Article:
the widest range of leaders of world Christianity today. Bogota is only the third ever global gathering
of this unique forum, and the first gathering
in a Spanish speaking nation. We want to bring into conversation, have a space for conversation, between those who have been historically
involved in the ecumenical movement and those who have not, and often those who have not have even been suspicious of the ecumenical movement. So we have established
what we call a kind of 50-50 principle. We always try to have about 50 percent of the participants
in a Global Christian Forum event coming from the historic
ecumenical movement So that would be the Orthodox Churches,
the Protestant Churches, the Anglican Communion,
and the Catholic Church. And the other 50 percent are the,
one can call them, the younger Churches: the Churches that come from
the Evangelical movement, 18th and 19th centuries,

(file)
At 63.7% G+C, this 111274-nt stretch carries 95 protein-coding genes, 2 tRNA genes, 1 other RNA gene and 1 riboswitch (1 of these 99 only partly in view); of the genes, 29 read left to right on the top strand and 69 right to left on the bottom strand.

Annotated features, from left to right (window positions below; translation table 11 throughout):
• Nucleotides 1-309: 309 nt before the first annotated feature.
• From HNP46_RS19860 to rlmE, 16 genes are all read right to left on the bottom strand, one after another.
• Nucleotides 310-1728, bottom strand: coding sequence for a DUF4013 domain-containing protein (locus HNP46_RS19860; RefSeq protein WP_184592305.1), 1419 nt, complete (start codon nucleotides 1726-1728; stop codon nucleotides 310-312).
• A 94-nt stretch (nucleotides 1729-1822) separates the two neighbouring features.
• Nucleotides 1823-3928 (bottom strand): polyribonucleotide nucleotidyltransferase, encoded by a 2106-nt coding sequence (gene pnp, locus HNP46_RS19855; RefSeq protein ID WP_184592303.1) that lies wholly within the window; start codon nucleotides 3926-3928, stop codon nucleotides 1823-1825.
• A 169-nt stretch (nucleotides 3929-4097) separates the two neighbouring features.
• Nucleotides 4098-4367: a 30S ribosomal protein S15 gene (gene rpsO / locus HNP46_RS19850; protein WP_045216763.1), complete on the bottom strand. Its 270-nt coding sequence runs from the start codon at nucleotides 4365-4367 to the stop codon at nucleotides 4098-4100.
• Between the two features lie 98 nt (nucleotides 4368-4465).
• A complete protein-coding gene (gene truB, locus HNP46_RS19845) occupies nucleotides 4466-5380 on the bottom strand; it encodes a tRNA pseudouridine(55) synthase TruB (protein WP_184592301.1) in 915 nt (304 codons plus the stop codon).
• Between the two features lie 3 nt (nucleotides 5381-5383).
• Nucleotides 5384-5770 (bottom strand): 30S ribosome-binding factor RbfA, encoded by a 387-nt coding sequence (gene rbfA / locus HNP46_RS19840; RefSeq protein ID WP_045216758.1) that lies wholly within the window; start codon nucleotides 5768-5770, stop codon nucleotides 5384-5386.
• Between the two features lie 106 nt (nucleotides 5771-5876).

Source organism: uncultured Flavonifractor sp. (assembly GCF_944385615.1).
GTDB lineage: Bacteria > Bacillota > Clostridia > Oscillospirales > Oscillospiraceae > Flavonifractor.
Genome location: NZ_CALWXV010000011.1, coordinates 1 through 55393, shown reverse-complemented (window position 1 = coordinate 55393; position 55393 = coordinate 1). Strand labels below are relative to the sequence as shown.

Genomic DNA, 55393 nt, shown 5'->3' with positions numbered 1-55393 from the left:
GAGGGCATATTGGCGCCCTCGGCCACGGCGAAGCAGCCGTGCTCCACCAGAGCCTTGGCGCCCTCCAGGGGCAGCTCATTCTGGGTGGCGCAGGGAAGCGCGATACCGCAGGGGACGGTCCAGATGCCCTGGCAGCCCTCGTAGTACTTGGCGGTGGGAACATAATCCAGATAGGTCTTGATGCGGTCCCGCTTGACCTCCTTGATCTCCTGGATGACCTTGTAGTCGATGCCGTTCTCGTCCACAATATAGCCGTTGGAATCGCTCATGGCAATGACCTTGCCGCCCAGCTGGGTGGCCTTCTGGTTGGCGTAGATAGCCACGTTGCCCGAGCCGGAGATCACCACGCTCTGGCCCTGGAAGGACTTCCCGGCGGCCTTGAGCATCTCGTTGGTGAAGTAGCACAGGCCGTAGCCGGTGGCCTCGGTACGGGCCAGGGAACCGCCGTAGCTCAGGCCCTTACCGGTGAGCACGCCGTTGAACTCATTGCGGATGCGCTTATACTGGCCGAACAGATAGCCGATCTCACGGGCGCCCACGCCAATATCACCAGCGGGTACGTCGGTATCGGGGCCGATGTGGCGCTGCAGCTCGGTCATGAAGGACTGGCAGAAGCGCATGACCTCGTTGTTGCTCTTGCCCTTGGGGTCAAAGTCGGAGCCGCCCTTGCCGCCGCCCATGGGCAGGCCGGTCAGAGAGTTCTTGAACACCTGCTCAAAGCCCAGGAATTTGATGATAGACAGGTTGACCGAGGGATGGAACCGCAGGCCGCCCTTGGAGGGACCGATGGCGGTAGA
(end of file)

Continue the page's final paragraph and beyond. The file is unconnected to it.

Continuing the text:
and the Pentecostal movement, Charismatic movements of the 20th century. A lot of what happens at the Global Christian
Forum happens in small group, around tables, sharing with each other, what’s going on in your communion,
what’s happening in my communion, how do we understand each other better. You know, when you know someone
and you have a relationship with them, it’s hard to fight them. So in many ways, the Global Christian Forum
helps defuse animosity between movements and may be show us a way
that we can work together in the future more. I think for me this week, one of the most meaningful things
has been the times of scripture reading and prayer and worship together. I love the life of worship
in the Orthodox Church, but worshipping with Christians in other
traditions according to their worship styles, reading the scripture with them and listening to their reflections have
really been a wonderful experience. The passage that we have read this week
about the resurrection, the road to Emmaus and the discovery
of the disciples that the Christ truly is alive and is with us and is walking with us